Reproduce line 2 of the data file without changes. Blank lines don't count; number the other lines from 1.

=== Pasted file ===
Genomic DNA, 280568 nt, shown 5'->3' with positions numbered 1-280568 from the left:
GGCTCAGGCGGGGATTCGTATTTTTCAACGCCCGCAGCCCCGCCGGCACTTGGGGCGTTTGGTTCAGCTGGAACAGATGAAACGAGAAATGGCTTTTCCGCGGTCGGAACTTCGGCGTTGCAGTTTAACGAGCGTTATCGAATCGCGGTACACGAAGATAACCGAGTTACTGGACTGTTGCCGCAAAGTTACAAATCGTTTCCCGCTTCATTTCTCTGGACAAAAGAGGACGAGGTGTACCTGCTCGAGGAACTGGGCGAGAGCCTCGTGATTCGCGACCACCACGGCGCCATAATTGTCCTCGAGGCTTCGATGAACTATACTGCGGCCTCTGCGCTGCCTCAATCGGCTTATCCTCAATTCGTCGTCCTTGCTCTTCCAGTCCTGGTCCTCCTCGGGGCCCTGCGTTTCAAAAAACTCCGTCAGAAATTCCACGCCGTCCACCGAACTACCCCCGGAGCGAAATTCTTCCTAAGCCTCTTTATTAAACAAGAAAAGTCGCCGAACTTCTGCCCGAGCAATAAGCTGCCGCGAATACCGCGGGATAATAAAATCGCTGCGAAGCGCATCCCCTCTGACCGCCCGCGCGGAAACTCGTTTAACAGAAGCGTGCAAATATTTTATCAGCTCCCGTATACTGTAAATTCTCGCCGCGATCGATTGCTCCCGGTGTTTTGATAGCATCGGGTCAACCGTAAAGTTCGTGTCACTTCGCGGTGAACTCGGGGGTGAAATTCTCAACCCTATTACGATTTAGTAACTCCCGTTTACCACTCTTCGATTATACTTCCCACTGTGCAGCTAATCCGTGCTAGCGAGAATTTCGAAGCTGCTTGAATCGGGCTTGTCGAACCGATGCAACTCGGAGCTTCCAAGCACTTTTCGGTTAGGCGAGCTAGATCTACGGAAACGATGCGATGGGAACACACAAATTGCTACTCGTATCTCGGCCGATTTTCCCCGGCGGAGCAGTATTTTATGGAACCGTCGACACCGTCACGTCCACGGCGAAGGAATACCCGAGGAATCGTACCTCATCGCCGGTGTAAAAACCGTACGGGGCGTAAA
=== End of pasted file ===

GGCTCAGGCGGGGATTCGTATTTTTCAACGCCCGCAGCCCCGCCGGCACTTGGGGCGTTTGGTTCAGCTGGAACAGATGAAACGAGAAATGGCTTTTCCGCGGTCGGAACTTCGGCGTTGCAGTTTAACGAGCGTTATCGAATCGCGGTACACGAAGATAACCGAGTTACTGGACTGTTGCCGCAAAGTTACAAATCGTTTCCCGCTTCATTTCTCTGGACAAAAGAGGACGAGGTGTACCTGCTCGAGGAACTGGGCGAGAGCCTCGTGATTCGCGACCACCACGGCGCCATAATTGTCCTCGAGGCTTCGATGAACTATACTGCGGCCTCTGCGCTGCCTCAATCGGCTTATCCTCAATTCGTCGTCCTTGCTCTTCCAGTCCTGGTCCTCCTCGGGGCCCTGCGTTTCAAAAAACTCCGTCAGAAATTCCACGCCGTCCACCGAACTACCCCCGGAGCGAAATTCTTCCTAAGCCTCTTTATTAAACAAGAAAAGTCGCCGAACTTCTGCCCGAGCAATAAGCTGCCGCGAATACCGCGGGATAATAAAATCGCTGCGAAGCGCATCCCCTCTGACCGCCCGCGCGGAAACTCGTTTAACAGAAGCGTGCAAATATTTTATCAGCTCCCGTATACTGTAAATTCTCGCCGCGATCGATTGCTCCCGGTGTTTTGATAGCATCGGGTCAACCGTAAAGTTCGTGTCACTTCGCGGTGAACTCGGGGGTGAAATTCTCAACCCTATTACGATTTAGTAACTCCCGTTTACCACTCTTCGATTATACTTCCCACTGTGCAGCTAATCCGTGCTAGCGAGAATTTCGAAGCTGCTTGAATCGGGCTTGTCGAACCGATGCAACTCGGAGCTTCCAAGCACTTTTCGGTTAGGCGAGCTAGATCTACGGAAACGATGCGATGGGAACACACAAATTGCTACTCGTATCTCGGCCGATTTTCCCCGGCGGAGCAGTATTTTATGGAACCGTCGACACCGTCACGTCCACGGCGAAGGAATACCCGAGGAATCGTACCTCATCGCCGGTGTAAAAACCGTACGGGGCGTAAA